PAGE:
Apple's Lisa Jackson sees 'economic opportunity' in Clean Energy Standard

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Apple's Lisa Jackson believes that a shift to the Clean Energy Standard will benefit everyone, despite how the move troubles people who are worried for their current jobs.

Lisa Jackson, Apple Vice President, Environment, Policy and Social Initiatives, has reaffirmed Apple's stance on renewable, clean energy. Speaking at the Department of Energy's Advanced Research Projects Agency-Energy (ARPA-E) summit, she backed the plan for a US-wide approach.

According to Forbes, Jackson talked about steps being taken now, plus how businesses need clear guidance as they move to comply with clean energy requirements.

"We support the passage of a Clean Energy Standard which we think will drive large amounts of renewable generation, or new renewable generation, and do so in a way that shows people where they need to go and what they need to get there," said Jackson.

"[It will need] clear interim targets to motivate progress along the way," she continued. "We believe strongly that we need private sector accountability. We also believe that transparency is really important to build trust."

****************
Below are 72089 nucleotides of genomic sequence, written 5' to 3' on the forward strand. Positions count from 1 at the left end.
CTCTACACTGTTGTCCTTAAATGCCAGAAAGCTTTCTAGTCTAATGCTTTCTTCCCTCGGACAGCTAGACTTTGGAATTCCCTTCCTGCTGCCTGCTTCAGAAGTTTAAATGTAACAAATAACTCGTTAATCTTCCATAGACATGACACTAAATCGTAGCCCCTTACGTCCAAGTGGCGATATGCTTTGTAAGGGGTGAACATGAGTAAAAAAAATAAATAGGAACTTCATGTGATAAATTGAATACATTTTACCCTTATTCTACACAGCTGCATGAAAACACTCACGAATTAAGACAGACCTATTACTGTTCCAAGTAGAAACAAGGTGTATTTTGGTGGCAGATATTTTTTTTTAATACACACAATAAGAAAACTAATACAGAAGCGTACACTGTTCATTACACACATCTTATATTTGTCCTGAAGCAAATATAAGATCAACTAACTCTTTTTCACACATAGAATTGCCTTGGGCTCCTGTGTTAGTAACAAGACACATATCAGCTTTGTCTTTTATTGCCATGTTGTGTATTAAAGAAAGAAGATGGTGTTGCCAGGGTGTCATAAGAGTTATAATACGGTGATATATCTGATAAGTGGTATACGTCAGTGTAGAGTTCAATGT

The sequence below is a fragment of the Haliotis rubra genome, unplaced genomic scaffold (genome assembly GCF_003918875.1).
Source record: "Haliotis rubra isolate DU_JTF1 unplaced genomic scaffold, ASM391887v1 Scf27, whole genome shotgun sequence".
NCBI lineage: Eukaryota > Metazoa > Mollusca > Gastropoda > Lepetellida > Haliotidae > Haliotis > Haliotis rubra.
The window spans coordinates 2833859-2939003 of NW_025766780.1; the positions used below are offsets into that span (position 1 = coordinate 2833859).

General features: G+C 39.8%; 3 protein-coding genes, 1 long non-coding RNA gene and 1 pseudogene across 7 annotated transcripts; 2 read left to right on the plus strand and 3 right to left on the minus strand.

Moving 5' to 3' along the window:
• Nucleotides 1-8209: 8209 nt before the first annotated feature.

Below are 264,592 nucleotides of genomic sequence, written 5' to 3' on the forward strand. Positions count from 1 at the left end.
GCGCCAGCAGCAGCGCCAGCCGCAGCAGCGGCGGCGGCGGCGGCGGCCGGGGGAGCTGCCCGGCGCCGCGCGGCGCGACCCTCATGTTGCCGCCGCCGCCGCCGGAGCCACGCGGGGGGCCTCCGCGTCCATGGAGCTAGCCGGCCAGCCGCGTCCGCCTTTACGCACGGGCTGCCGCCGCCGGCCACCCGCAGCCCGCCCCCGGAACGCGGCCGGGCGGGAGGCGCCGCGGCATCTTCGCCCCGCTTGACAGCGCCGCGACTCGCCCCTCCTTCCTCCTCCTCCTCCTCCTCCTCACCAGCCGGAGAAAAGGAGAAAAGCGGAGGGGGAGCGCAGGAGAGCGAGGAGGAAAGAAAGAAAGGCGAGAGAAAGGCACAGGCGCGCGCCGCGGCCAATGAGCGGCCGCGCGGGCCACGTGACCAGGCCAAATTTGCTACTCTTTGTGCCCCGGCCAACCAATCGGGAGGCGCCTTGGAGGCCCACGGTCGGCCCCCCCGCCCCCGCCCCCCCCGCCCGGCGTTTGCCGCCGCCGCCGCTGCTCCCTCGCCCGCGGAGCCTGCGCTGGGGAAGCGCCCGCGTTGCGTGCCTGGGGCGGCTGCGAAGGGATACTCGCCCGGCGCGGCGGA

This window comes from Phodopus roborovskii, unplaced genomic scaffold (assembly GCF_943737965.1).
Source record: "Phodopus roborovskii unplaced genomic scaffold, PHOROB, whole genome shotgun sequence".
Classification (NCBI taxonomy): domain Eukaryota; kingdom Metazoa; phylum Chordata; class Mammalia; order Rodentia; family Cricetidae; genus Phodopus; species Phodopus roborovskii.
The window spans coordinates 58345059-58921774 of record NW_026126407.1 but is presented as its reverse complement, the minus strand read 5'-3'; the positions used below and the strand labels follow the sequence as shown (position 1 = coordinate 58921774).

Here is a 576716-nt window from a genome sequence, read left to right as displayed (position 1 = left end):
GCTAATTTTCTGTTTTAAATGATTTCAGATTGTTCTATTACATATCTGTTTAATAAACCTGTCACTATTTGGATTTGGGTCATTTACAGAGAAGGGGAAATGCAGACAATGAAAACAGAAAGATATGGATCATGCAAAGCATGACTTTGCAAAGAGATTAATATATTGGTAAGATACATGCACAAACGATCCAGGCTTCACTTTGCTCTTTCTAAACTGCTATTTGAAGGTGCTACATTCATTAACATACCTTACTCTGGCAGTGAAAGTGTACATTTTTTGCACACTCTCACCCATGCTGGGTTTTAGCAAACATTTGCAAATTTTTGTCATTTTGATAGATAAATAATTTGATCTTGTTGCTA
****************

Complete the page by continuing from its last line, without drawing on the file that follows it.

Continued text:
"What you manage is what you measured," said Jackson. "When you measure it, you start to be accountable all throughout the organization."

Jackson nodded towards those concerned about economic disruption and job loss a result of a shifting environmental perspective.

"[It's] an economic opportunity for your community... it's not going to take jobs away, it's going to bring opportunity in," she said. "[Overall] net-net, we are better off as a community [but government needs to give] communities a seat at the table in those discussions that are happening."

Apple itself is in extensive discussions with its suppliers, said Jackson. "We've made very clear, frankly, that by 2030 we're requiring [them] to use clean energy, and it needs to be 100%," she said.

"So [we're saying] work with us now in these 9 years remaining so we can all get to clean energy together," added Jackson. She also revealed that the company is aiming to help suppliers share information between themselves, on how to transition to clean energy processes.

Jackson's comments about how "clean energy is good business, plain and simple," match what she and Apple have consistently been saying. In April 2021, she told the Washington Post that Apple is funding a $200 million Restore Fund to work on forestry projects, for example.

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